It struck me that this yacht moored at the Cienfuegos marina is the same one that workers for the magazine Cuba International toured the bay on in 1975. That was a courtesy of the Cuban Communist Party (PCC) in the then province of Santa Clara*, in recognition of a special issue about the territory, prepared by a group of journalists and photographers, that was triumphantly distributed at the commemoration of the XXII anniversary of the assault on the Moncada barracks.
I could not forget that tour shared with my colleagues, now scattered throughout the world. I had told Yoani the story so many times — she wasn’t born yet — that she could repeat it in all its details: the gargantuan buffet, the open bar and, especially, the illusion that this privilege unquestionably put us momentarily above the rest of Cubans, something which we truly deserved.
It had to be the same yacht because my fantasy wanted it to be and because to board it together with my wife to relive those events in a new light was something I didn’t want to miss. So we went to an office with the suspicious name of “the operation” where we paid the fare and they gave us a receipt to give to the captain at the dock of the Jagua Hotel. A group of tourists (Canadians or French?) boarded the boat smiling, while we made our way to the best corner of the upper floor from where we could take good photos of the voyage. I remember that from there, 36 years ago now, the singer Pedro Luis Ferrar enlivened that mythical journey I made with my colleagues from the magazine.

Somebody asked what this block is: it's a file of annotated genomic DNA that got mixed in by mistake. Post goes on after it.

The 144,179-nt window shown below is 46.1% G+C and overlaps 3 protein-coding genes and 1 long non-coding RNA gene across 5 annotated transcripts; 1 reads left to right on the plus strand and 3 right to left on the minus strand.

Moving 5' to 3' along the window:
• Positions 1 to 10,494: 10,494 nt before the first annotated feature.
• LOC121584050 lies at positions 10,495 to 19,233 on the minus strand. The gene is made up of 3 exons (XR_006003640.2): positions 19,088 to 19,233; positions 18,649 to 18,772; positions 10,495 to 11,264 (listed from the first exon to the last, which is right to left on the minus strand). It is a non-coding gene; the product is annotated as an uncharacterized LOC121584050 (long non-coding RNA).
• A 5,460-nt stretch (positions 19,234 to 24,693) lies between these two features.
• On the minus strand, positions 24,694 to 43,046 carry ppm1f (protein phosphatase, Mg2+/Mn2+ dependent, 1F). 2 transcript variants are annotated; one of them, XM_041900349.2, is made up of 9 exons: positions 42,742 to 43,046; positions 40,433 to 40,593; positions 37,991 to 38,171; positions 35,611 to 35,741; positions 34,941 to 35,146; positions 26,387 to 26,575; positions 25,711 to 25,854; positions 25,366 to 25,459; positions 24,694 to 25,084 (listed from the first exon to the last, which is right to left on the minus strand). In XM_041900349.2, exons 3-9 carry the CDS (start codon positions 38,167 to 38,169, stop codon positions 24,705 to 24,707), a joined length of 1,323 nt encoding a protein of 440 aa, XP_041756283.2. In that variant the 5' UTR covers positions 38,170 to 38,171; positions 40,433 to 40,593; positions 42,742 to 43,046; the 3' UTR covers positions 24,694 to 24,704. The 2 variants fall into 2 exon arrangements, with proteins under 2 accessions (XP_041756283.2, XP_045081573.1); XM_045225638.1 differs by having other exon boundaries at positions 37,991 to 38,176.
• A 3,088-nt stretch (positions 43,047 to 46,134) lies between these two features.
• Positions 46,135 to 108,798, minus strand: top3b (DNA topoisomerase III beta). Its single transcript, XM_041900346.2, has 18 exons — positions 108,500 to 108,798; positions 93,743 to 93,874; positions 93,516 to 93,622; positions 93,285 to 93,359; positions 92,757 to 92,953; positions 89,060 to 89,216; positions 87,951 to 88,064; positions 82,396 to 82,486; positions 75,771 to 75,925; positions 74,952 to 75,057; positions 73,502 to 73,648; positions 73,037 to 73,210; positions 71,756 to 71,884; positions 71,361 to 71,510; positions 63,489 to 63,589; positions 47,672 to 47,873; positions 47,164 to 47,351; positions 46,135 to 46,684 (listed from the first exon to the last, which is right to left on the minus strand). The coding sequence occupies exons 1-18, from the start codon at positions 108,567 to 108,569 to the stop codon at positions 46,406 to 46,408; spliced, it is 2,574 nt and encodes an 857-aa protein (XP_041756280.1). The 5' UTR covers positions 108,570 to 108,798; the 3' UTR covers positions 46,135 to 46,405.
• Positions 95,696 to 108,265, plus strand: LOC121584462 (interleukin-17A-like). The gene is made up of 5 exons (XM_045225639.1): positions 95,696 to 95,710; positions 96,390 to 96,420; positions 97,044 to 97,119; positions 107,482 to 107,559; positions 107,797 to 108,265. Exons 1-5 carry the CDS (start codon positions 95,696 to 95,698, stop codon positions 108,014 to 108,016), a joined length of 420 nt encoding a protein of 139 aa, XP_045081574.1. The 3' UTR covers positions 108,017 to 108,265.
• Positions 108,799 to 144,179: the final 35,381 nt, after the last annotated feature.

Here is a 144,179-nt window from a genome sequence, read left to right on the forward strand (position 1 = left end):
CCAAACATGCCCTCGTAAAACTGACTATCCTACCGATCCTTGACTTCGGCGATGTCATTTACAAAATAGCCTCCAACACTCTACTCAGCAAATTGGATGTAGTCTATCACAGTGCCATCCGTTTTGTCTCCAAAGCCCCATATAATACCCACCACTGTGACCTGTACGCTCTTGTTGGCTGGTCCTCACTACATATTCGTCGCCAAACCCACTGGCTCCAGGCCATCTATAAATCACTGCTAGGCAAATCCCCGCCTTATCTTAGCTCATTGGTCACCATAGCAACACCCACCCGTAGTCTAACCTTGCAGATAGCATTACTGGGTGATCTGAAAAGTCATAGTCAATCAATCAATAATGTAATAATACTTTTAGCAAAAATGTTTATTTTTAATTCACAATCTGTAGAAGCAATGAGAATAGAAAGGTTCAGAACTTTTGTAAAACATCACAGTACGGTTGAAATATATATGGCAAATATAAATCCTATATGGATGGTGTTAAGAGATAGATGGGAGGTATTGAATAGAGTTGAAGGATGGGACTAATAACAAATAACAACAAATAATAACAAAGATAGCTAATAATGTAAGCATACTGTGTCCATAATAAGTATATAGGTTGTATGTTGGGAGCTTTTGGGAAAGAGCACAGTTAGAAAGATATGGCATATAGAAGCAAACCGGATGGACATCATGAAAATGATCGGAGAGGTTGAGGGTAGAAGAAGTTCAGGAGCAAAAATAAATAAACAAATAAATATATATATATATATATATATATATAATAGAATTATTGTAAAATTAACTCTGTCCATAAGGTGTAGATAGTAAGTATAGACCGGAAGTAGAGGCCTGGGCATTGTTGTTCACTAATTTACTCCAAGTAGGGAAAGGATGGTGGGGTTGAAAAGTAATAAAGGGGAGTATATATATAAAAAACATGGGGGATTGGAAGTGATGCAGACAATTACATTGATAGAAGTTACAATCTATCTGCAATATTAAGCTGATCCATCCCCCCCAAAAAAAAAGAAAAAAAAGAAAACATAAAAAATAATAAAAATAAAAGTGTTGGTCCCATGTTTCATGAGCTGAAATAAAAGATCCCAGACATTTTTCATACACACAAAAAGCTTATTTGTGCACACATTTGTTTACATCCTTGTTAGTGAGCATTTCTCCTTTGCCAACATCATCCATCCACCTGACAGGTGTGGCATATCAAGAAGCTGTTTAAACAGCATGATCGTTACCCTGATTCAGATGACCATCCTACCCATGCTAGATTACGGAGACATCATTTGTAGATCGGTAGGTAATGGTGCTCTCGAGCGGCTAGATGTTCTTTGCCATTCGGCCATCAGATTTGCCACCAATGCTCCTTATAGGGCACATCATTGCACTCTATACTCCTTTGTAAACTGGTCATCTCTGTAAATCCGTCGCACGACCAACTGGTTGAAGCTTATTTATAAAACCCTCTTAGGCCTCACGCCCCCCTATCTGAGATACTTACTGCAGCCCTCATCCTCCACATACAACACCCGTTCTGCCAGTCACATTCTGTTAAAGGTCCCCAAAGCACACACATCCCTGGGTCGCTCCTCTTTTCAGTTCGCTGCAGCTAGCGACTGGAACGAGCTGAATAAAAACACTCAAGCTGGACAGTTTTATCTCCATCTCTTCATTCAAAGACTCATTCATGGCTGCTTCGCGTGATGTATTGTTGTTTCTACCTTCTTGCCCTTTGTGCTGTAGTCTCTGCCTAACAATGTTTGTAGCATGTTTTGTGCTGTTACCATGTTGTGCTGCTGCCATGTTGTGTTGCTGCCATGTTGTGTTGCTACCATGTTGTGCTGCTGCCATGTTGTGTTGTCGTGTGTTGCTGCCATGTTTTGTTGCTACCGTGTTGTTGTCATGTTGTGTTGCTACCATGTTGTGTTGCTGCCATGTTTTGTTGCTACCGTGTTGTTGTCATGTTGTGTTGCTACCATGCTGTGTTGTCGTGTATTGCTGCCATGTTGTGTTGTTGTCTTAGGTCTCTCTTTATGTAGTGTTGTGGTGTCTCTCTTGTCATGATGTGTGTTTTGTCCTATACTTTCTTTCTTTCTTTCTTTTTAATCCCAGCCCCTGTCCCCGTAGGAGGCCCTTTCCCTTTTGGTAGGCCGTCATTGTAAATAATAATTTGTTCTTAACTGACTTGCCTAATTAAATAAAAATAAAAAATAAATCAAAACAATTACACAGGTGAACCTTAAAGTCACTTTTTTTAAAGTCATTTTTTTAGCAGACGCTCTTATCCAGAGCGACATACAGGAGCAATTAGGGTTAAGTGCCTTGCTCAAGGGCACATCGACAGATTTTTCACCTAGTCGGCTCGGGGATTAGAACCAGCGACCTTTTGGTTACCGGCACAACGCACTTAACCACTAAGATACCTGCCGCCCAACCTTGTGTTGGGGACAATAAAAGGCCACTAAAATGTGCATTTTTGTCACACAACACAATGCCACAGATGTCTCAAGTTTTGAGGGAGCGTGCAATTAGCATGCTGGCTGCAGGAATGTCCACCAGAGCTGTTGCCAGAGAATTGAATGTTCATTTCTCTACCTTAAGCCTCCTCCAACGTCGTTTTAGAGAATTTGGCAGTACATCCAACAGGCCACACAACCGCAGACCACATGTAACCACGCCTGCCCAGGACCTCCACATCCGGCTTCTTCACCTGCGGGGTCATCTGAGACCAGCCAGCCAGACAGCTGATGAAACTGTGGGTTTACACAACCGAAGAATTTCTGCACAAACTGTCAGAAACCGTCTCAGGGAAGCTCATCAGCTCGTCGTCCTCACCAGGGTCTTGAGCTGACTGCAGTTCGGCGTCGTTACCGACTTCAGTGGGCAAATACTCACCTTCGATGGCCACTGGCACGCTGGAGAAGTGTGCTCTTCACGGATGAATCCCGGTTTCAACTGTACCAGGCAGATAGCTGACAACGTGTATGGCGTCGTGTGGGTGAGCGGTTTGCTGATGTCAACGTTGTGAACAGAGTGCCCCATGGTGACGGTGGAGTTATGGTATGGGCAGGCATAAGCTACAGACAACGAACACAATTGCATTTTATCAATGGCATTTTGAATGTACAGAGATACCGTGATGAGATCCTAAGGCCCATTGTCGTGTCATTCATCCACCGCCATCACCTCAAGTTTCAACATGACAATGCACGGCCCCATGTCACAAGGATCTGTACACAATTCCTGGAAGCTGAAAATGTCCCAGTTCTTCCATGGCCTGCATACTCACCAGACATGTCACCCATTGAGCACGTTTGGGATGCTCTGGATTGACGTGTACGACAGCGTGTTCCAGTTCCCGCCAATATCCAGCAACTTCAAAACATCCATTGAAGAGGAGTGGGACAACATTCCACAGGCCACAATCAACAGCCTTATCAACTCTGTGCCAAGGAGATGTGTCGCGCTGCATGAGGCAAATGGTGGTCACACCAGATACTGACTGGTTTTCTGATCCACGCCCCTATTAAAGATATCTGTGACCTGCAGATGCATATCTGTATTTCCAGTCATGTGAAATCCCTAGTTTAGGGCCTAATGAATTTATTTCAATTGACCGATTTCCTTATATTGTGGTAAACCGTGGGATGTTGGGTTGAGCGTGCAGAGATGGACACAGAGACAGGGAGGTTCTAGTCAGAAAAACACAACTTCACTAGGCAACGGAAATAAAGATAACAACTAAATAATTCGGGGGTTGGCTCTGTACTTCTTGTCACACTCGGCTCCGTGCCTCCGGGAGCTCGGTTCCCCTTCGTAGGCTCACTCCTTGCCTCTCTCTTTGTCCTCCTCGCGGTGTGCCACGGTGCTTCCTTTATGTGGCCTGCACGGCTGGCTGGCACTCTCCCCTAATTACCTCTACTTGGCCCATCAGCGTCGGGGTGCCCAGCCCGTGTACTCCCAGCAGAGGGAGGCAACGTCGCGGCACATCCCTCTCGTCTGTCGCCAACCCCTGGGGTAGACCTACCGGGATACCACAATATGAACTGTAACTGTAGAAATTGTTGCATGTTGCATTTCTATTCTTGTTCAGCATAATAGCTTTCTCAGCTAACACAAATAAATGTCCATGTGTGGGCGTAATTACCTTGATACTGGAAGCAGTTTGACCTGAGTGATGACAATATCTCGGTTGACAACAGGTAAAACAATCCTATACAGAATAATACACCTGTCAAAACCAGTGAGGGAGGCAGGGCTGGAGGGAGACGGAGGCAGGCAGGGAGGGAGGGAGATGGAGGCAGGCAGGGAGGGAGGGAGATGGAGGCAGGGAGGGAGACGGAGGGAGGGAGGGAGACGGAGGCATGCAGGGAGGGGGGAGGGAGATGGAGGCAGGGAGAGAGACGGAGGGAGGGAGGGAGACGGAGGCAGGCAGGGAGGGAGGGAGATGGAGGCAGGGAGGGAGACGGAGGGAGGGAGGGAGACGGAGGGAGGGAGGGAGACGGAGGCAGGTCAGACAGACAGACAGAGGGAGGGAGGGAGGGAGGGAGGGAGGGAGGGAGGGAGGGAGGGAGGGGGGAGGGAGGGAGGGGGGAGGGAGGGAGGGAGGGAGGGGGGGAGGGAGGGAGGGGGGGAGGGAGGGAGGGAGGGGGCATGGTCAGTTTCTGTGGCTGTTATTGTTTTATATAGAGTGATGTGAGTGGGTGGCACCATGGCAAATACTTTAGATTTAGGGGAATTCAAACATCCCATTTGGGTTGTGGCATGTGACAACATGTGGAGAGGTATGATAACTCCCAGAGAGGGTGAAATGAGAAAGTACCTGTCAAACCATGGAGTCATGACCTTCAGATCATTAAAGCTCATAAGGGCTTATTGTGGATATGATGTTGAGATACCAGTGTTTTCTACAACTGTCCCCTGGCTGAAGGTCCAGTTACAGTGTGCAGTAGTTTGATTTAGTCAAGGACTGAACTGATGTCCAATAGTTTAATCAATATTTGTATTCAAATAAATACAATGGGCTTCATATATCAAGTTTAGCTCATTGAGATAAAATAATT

Solicitous and gallant, the captain asked us our nationality. “I’m from Camaguey, she’s from Havana,” I said, with a touch of pride. The man maintained his smile and said something about the drinks being included in the voyage. A few minutes later he returned to say that he’d been obliged to inform headquarters that there were two Cubans on board, “and if gives me great pain to say this,” but it is absolutely forbidden and, in consequence, “we very much regret” that we would to leave the ship.
Yoani demonstrated the enormous superiority of not telling me “I told you so” and stood up, but not before spitting out to the amiable captain something that made him uncomfortable. I managed to offer up a little speech in French (my poor and mangled French) to the astonished tourists who suddenly felt themselves in the South Africa of apartheid. Once on the dock, I asked Ramiro Torres, the official from headquarters who came to enforce the order that we get off, if he knew that this had been Communist Party’s yacht in the former province of Santa Clara, but the man was very young at that time and knew nothing of an era in which another kind of segregation predominated, one in which this humble servant was a beneficiary.
In 1976 Santa Clara province was split up into three provinces: Villa Clara, Cienfuegos and Sancti Spiritus.
7 November 2011